I’m probably biased as I’m a big fan of one of these artists and not really that interested in the other, but I would say that Becky and the Birds’ cover of Bon Iver’s The Wolves (Act I and Act II) is far superior to the original. Not that we’re supposed to judge music in such a binary fashion (it’s not better just… different), but whatever: I think in this instance – given they’re both treading a similar musical path – standing each version toe to toe with one another and seeing who comes out on top is fair enough. And in my humble opinion, this is richer, more engaging, more spine-tinglingly wonderful. You know, just… well, better.
This is the latest single from Sofi Gev, the solo project of American singer-songwriter and indie pop artist Hannah Lovelady. Blending elements of folk, indie, electronica and pop, You’re The Star features some wonderfully subtle and evocative vocal manipulations reminiscent of Oklou’s recent album. But while Oklou’s music feels sparse and at times detached, You’re The Star is warm and richly populated with a variety of instruments and textures: an intimate, glimpse into both the strength and fragility of desire.
Music was one of the few things that made 2020 bearable, and Gia Margaret’s album Mia Gargaret stood out amidst even the best releases of the year due to its almost paralysing beauty. Solid Gold came out today, and unsurprisingly it’s wonderful, with yearning, Americana-esque guitars lolling gently in the background accompanied by a steady, hushed pulse of percussion. With or without her voice, she’s one of the most consistently mesmerising artists out there, and we should treasure her.
Here comes another entry in the “things I completely missed in 2020 but probably shouldn’t have done” canon, this time courtesy of Raven Mahon and Mikey Young aka The Green Child. Low Desk:High Shelf is taken from their second album Shimmering Basset, the recording and themes of which deal with Raven’s relocation to Australia from California. A week ago I would have casually mentioned that the lo-fi, almost naively wonderful electronic opening reminds me of some of John Maus’s best work, but as it turns out even niche musical heroes of mine can trash their own legacy in a single swoop. So instead I’ll say it’s a brilliant, yearning, melancholic, hopeful slice of electronic folk-pop, and leave it at that.
There’s been a gap of six years between Shallow – the last Sea Oleena LP – and Weaving A Basket, which was released last month. So long in fact that I’d forgotten just how brilliant an artist she is. Weaving A Basket, though, may be a late entry for album of the year: it’s certainly one of the most beautiful, with vocals acting like ambient textures rather than narrative or rhythmic devices, often accompanied by little more than a mournfully strummed guitar. It’s honestly hard to describe just how lovely this album is, so probably best just to go and listen to it.
Nathalie Stern is a Swedish artist now based in Newcastle who served her apprenticeship in guitar-based bands such as Candysuck and Lake Me, before looking to traditional Swedish folk roots and more experimental sounds for her debut solo album Firetales in 2010. Nearly a decade later she released the incredible Nerves & Skin, from which Ember Child is taken: a stripped-down, haunting, electronic-folk ballad consisting of little more than single, lengthy notes and a handful of chords on an especially morose synth and her wonderful vocal. It’s about as minimalist a composition as you’re likely to hear, and one of the most impactful.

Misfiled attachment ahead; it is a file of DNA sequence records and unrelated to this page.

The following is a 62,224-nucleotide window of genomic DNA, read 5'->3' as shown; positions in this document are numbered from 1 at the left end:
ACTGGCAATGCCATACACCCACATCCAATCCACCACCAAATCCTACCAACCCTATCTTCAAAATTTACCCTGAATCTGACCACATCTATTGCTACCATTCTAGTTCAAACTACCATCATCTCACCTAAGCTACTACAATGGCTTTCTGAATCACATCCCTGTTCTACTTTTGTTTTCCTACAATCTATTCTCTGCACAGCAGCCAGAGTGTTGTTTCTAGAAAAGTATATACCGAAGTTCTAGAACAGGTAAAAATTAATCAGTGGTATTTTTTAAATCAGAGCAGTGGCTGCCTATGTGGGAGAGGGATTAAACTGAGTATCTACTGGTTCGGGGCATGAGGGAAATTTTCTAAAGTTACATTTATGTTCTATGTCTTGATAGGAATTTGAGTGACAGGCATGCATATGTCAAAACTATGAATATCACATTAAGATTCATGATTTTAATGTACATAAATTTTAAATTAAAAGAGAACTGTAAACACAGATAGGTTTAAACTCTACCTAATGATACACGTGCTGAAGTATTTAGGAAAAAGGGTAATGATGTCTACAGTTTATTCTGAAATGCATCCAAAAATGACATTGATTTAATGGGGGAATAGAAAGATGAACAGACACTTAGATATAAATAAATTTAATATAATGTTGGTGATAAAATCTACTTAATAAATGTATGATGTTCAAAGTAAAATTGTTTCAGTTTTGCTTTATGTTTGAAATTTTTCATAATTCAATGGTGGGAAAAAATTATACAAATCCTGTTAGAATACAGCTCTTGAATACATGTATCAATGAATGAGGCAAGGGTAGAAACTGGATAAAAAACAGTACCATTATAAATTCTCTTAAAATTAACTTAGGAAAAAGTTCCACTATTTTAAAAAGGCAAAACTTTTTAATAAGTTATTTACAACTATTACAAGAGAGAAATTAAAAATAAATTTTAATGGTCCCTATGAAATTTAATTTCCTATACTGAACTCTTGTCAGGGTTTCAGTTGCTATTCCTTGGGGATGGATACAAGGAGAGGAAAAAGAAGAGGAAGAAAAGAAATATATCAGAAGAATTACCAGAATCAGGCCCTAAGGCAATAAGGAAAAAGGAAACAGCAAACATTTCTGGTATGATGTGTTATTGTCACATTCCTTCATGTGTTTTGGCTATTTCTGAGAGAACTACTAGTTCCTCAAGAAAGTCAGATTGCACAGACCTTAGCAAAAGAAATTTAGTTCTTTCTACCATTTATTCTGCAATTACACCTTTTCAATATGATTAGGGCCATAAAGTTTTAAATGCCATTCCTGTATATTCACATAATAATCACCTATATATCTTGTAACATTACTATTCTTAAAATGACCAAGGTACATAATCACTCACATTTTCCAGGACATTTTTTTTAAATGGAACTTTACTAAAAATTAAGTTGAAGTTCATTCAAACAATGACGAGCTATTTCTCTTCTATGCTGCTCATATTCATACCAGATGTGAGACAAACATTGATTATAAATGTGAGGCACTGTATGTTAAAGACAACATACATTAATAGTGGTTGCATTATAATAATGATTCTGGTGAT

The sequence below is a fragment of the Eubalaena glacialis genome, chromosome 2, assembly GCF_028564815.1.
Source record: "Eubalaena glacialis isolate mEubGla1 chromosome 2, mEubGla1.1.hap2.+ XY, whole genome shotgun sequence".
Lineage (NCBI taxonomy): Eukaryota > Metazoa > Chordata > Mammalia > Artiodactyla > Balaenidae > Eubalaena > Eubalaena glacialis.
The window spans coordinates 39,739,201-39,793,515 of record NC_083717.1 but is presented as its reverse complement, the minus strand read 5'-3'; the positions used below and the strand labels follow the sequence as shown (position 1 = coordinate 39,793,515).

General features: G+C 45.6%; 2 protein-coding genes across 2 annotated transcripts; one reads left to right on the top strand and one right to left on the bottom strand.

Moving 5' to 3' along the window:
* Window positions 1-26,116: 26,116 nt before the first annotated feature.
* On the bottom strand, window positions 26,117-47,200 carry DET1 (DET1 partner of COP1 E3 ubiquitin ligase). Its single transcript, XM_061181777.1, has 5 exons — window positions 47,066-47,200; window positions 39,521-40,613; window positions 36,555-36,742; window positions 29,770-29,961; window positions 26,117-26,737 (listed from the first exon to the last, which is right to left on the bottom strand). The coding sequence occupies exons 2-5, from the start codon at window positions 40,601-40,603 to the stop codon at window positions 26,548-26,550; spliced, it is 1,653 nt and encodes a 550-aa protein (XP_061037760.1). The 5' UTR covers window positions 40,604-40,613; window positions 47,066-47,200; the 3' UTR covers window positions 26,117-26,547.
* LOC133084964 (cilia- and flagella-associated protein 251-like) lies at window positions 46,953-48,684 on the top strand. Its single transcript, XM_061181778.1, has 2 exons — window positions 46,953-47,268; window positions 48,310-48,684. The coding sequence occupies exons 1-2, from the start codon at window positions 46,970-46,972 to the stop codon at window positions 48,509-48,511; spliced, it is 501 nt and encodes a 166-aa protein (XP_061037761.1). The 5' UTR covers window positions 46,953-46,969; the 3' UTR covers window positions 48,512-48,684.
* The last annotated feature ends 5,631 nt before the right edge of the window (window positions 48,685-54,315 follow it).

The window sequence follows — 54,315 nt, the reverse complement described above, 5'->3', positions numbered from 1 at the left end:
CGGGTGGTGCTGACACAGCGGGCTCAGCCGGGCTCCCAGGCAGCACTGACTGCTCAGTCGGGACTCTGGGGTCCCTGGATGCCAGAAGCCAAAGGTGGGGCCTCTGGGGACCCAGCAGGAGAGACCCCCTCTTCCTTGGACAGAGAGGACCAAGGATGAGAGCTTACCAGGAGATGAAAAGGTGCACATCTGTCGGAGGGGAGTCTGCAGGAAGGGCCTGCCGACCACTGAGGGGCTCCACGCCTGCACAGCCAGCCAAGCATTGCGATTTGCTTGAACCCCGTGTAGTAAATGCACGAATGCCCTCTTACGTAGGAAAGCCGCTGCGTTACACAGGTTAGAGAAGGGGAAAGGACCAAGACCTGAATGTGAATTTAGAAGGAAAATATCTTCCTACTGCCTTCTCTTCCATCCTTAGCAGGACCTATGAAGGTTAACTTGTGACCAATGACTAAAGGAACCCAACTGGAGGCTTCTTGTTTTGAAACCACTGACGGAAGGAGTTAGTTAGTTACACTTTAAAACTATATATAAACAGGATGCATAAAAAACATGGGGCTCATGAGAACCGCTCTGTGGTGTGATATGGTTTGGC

Me Lost Me is the music project of Newcastle based musician Jayne Dent, and Nevergreen came out a few months ago as one of the singles from her latest album, The Good Noise, which was released last week. The entire album is brilliant, and ranges from meandering, folky ballads to soaring, ethereal pop, many of which are pinned together with crisp and precise drum programming. Nevergreen itself is a beguiling mix of all of these elements and more: something you could easily imagine soundtracking a hallucinatory scene in whatever mind-bending film Ari Aster currently has in the works.
On a blazing hot Sunday afternoon last June I watched This Is The Kit perform on Glastonbury’s West Holts stage, and it was absolutely magnificent: exactly the kind of relaxed yet quietly invigorating vibe I was looking for, and I’ve been hooked ever since. Was Magician is the latest in a run of singles from her forthcoming album Off Off On which is out later this month, and is delicate, sparse and very lovely indeed.
This is the latest single from Norwegian trio Orions Belte, a band supposedly inspired by “Nigerian 70’s rock, postcards from the French Riviera and Formula 1” and while I’m not an authority on either Nigerian rock or Formula 1, the breezy, heady melodies of Conversations absolutely call to mind sitting on a warm beach gazing out at the gentle swells of the Mediterranean. It’s an intoxicating blend, easily accessible yet with enough of a punch to stay with you for some time afterwards.
Dandelions is one of two Kurt Vile originals on his new five-track EP Speed, Sound, Lonely KV (ep), which also includes three covers: one of Jack Clement and two of US country legend John Prine who passed away earlier this year. From the opening, carefully picked acoustic melody and dreamy background washes to the hushed, muted percussion, this is vintage stuff from an artist who has that rare talent of being simultaneously rousing and reassuring. “That sounded pretty sick” says Vile as the music gradually fades away. I couldn’t agree more.